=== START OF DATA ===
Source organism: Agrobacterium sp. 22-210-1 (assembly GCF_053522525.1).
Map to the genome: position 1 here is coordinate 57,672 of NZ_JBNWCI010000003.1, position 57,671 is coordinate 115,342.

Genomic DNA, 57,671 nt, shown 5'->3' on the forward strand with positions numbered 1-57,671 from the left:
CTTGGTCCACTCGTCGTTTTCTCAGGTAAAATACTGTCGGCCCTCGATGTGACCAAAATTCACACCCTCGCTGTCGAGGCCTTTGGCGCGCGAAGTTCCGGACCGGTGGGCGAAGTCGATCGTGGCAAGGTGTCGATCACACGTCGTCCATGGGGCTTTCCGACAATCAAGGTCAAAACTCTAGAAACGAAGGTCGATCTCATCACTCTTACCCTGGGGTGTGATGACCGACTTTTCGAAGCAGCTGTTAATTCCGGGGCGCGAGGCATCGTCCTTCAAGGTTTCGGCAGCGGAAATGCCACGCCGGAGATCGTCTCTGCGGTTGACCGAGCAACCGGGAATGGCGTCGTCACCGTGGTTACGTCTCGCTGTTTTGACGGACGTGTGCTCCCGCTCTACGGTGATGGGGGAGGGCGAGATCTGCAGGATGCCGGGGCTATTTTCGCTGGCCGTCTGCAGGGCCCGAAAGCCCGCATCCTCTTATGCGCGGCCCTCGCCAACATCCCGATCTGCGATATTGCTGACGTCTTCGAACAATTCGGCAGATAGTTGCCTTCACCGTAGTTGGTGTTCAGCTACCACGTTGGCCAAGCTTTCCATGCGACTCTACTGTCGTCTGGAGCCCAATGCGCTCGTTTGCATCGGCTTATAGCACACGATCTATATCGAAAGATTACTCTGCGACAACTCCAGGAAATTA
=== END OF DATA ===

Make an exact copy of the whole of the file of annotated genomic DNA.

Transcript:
Source organism: Agrobacterium sp. 22-210-1 (assembly GCF_053522525.1).
Map to the genome: position 1 here is coordinate 57,672 of NZ_JBNWCI010000003.1, position 57,671 is coordinate 115,342.

Genomic DNA, 57,671 nt, shown 5'->3' on the forward strand with positions numbered 1-57,671 from the left:
CTTGGTCCACTCGTCGTTTTCTCAGGTAAAATACTGTCGGCCCTCGATGTGACCAAAATTCACACCCTCGCTGTCGAGGCCTTTGGCGCGCGAAGTTCCGGACCGGTGGGCGAAGTCGATCGTGGCAAGGTGTCGATCACACGTCGTCCATGGGGCTTTCCGACAATCAAGGTCAAAACTCTAGAAACGAAGGTCGATCTCATCACTCTTACCCTGGGGTGTGATGACCGACTTTTCGAAGCAGCTGTTAATTCCGGGGCGCGAGGCATCGTCCTTCAAGGTTTCGGCAGCGGAAATGCCACGCCGGAGATCGTCTCTGCGGTTGACCGAGCAACCGGGAATGGCGTCGTCACCGTGGTTACGTCTCGCTGTTTTGACGGACGTGTGCTCCCGCTCTACGGTGATGGGGGAGGGCGAGATCTGCAGGATGCCGGGGCTATTTTCGCTGGCCGTCTGCAGGGCCCGAAAGCCCGCATCCTCTTATGCGCGGCCCTCGCCAACATCCCGATCTGCGATATTGCTGACGTCTTCGAACAATTCGGCAGATAGTTGCCTTCACCGTAGTTGGTGTTCAGCTACCACGTTGGCCAAGCTTTCCATGCGACTCTACTGTCGTCTGGAGCCCAATGCGCTCGTTTGCATCGGCTTATAGCACACGATCTATATCGAAAGATTACTCTGCGACAACTCCAGGAAATTA